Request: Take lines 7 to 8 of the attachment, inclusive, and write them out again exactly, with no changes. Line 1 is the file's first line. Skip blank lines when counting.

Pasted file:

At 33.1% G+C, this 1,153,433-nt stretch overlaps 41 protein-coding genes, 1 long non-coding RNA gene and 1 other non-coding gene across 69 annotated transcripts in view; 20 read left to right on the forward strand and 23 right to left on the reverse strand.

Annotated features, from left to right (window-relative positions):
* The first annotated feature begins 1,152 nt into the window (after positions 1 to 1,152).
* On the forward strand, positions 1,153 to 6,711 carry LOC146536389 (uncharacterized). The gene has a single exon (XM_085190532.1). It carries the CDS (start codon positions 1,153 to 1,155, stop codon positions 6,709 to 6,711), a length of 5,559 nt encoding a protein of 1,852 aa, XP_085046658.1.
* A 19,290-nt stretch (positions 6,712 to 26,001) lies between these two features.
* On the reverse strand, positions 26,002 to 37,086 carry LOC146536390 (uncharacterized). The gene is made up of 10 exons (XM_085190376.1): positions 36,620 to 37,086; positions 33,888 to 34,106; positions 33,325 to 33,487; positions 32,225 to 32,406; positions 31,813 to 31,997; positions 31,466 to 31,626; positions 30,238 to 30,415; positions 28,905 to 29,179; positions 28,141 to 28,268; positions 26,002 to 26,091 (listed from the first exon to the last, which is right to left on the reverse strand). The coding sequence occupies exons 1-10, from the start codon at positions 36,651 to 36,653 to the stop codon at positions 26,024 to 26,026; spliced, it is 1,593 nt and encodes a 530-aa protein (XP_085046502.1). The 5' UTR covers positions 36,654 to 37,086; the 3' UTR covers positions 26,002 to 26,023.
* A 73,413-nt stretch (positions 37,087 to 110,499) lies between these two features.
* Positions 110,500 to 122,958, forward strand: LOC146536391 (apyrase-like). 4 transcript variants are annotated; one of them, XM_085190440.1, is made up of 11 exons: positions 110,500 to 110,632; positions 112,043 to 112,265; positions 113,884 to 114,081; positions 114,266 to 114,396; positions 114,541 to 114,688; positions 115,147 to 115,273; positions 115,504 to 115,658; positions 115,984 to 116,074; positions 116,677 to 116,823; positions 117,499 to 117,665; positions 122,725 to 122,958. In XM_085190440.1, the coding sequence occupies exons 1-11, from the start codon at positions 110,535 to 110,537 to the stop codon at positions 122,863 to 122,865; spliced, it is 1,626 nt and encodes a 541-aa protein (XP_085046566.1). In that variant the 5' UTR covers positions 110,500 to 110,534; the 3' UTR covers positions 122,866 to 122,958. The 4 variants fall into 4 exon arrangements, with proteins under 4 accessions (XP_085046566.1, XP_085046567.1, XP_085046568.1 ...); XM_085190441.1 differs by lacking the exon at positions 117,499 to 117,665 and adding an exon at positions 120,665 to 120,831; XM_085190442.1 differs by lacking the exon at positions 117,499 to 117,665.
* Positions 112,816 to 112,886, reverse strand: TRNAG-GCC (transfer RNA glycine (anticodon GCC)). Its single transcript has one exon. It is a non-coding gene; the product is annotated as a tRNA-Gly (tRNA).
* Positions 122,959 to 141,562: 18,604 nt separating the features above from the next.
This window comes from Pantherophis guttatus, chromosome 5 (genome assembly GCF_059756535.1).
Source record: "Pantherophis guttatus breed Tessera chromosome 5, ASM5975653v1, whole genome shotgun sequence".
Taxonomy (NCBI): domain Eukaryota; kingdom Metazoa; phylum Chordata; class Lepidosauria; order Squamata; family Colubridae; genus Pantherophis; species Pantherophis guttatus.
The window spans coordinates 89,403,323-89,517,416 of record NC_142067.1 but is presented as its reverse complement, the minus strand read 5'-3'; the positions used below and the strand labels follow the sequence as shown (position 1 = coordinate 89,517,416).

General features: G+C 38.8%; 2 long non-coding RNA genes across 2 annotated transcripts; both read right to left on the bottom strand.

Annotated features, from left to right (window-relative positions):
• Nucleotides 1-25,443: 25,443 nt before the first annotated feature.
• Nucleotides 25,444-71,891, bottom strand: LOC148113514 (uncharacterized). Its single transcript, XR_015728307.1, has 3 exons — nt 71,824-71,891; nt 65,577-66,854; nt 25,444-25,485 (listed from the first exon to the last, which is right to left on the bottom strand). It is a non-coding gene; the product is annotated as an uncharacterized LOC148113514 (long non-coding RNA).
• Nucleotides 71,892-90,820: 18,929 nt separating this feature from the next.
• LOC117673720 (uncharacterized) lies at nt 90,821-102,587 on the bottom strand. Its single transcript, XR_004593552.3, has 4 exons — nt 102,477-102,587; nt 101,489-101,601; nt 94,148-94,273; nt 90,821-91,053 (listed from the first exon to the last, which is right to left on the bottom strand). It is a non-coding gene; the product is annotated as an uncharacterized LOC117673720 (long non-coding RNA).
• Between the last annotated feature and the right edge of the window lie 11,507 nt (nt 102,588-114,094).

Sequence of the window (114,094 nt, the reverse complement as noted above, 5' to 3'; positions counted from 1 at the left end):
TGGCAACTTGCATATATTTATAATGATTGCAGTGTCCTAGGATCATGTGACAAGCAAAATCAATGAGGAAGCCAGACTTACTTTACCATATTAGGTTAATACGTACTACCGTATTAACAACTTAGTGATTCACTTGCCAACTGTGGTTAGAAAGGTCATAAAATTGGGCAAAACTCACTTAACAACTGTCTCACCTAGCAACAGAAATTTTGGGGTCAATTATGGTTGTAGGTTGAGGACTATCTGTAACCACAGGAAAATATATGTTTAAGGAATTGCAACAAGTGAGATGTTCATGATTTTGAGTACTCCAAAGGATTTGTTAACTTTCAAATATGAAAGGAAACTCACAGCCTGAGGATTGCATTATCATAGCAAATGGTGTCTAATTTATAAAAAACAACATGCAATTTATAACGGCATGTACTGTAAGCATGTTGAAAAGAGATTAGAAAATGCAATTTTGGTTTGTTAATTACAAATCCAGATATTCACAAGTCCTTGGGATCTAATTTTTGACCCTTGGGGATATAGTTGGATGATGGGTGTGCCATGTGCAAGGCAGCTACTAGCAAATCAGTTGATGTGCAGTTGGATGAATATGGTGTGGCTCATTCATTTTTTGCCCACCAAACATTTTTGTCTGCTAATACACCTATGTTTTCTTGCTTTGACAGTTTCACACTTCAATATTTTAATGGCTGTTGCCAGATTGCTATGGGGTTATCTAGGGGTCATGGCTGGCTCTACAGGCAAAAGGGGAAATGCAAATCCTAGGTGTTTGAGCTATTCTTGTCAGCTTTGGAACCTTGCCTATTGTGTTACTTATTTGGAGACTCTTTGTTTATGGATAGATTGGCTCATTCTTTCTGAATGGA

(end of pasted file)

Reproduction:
* A 73,413-nt stretch (positions 37,087 to 110,499) lies between these two features.
* Positions 110,500 to 122,958, forward strand: LOC146536391 (apyrase-like). 4 transcript variants are annotated; one of them, XM_085190440.1, is made up of 11 exons: positions 110,500 to 110,632; positions 112,043 to 112,265; positions 113,884 to 114,081; positions 114,266 to 114,396; positions 114,541 to 114,688; positions 115,147 to 115,273; positions 115,504 to 115,658; positions 115,984 to 116,074; positions 116,677 to 116,823; positions 117,499 to 117,665; positions 122,725 to 122,958. In XM_085190440.1, the coding sequence occupies exons 1-11, from the start codon at positions 110,535 to 110,537 to the stop codon at positions 122,863 to 122,865; spliced, it is 1,626 nt and encodes a 541-aa protein (XP_085046566.1). In that variant the 5' UTR covers positions 110,500 to 110,534; the 3' UTR covers positions 122,866 to 122,958. The 4 variants fall into 4 exon arrangements, with proteins under 4 accessions (XP_085046566.1, XP_085046567.1, XP_085046568.1 ...); XM_085190441.1 differs by lacking the exon at positions 117,499 to 117,665 and adding an exon at positions 120,665 to 120,831; XM_085190442.1 differs by lacking the exon at positions 117,499 to 117,665.